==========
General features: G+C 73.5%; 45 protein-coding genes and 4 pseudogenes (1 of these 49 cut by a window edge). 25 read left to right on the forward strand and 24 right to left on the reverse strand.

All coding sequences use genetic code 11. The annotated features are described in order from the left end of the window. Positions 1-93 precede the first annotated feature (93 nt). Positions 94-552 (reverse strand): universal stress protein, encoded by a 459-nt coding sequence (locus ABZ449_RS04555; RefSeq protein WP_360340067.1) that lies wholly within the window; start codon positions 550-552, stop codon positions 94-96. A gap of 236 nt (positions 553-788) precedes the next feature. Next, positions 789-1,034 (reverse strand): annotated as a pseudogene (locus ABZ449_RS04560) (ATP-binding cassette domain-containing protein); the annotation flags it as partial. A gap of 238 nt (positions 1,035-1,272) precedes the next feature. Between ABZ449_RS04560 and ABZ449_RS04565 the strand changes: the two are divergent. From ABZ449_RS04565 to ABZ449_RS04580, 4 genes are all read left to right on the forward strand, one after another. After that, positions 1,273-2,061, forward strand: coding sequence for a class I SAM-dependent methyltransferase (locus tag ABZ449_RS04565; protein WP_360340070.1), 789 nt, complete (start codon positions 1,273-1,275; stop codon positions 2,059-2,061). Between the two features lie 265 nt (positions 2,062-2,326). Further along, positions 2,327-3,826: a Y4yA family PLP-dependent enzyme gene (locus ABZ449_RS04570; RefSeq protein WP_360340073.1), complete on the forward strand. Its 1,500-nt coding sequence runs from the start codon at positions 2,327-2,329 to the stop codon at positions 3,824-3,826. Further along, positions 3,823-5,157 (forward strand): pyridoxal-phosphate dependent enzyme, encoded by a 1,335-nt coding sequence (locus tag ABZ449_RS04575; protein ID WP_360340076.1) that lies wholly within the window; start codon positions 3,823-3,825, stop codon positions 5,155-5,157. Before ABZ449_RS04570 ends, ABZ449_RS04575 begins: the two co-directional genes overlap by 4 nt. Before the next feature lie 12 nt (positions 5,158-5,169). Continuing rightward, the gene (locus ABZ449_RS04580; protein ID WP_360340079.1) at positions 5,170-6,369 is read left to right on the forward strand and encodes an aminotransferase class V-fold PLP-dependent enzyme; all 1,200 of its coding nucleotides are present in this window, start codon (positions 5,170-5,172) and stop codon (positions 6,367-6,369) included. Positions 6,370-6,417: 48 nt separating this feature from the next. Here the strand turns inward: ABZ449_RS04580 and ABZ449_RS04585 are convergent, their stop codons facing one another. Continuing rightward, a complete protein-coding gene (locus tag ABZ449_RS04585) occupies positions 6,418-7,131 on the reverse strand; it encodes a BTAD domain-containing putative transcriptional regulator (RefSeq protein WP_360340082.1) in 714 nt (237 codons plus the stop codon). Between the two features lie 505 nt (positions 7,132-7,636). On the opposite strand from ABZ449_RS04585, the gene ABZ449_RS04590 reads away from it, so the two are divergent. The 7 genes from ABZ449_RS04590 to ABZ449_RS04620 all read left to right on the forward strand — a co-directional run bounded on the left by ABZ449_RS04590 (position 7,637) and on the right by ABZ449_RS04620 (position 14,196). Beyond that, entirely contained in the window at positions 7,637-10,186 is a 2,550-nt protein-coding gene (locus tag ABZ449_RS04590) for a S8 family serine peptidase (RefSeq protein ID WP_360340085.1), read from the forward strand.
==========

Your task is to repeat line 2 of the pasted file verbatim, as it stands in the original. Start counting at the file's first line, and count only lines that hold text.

All coding sequences use genetic code 11. The annotated features are described in order from the left end of the window. Positions 1-93 precede the first annotated feature (93 nt). Positions 94-552 (reverse strand): universal stress protein, encoded by a 459-nt coding sequence (locus ABZ449_RS04555; RefSeq protein WP_360340067.1) that lies wholly within the window; start codon positions 550-552, stop codon positions 94-96. A gap of 236 nt (positions 553-788) precedes the next feature. Next, positions 789-1,034 (reverse strand): annotated as a pseudogene (locus ABZ449_RS04560) (ATP-binding cassette domain-containing protein); the annotation flags it as partial. A gap of 238 nt (positions 1,035-1,272) precedes the next feature. Between ABZ449_RS04560 and ABZ449_RS04565 the strand changes: the two are divergent. From ABZ449_RS04565 to ABZ449_RS04580, 4 genes are all read left to right on the forward strand, one after another. After that, positions 1,273-2,061, forward strand: coding sequence for a class I SAM-dependent methyltransferase (locus tag ABZ449_RS04565; protein WP_360340070.1), 789 nt, complete (start codon positions 1,273-1,275; stop codon positions 2,059-2,061). Between the two features lie 265 nt (positions 2,062-2,326). Further along, positions 2,327-3,826: a Y4yA family PLP-dependent enzyme gene (locus ABZ449_RS04570; RefSeq protein WP_360340073.1), complete on the forward strand. Its 1,500-nt coding sequence runs from the start codon at positions 2,327-2,329 to the stop codon at positions 3,824-3,826. Further along, positions 3,823-5,157 (forward strand): pyridoxal-phosphate dependent enzyme, encoded by a 1,335-nt coding sequence (locus tag ABZ449_RS04575; protein ID WP_360340076.1) that lies wholly within the window; start codon positions 3,823-3,825, stop codon positions 5,155-5,157. Before ABZ449_RS04570 ends, ABZ449_RS04575 begins: the two co-directional genes overlap by 4 nt. Before the next feature lie 12 nt (positions 5,158-5,169). Continuing rightward, the gene (locus ABZ449_RS04580; protein ID WP_360340079.1) at positions 5,170-6,369 is read left to right on the forward strand and encodes an aminotransferase class V-fold PLP-dependent enzyme; all 1,200 of its coding nucleotides are present in this window, start codon (positions 5,170-5,172) and stop codon (positions 6,367-6,369) included. Positions 6,370-6,417: 48 nt separating this feature from the next. Here the strand turns inward: ABZ449_RS04580 and ABZ449_RS04585 are convergent, their stop codons facing one another. Continuing rightward, a complete protein-coding gene (locus tag ABZ449_RS04585) occupies positions 6,418-7,131 on the reverse strand; it encodes a BTAD domain-containing putative transcriptional regulator (RefSeq protein WP_360340082.1) in 714 nt (237 codons plus the stop codon). Between the two features lie 505 nt (positions 7,132-7,636). On the opposite strand from ABZ449_RS04585, the gene ABZ449_RS04590 reads away from it, so the two are divergent. The 7 genes from ABZ449_RS04590 to ABZ449_RS04620 all read left to right on the forward strand — a co-directional run bounded on the left by ABZ449_RS04590 (position 7,637) and on the right by ABZ449_RS04620 (position 14,196). Beyond that, entirely contained in the window at positions 7,637-10,186 is a 2,550-nt protein-coding gene (locus tag ABZ449_RS04590) for a S8 family serine peptidase (RefSeq protein ID WP_360340085.1), read from the forward strand.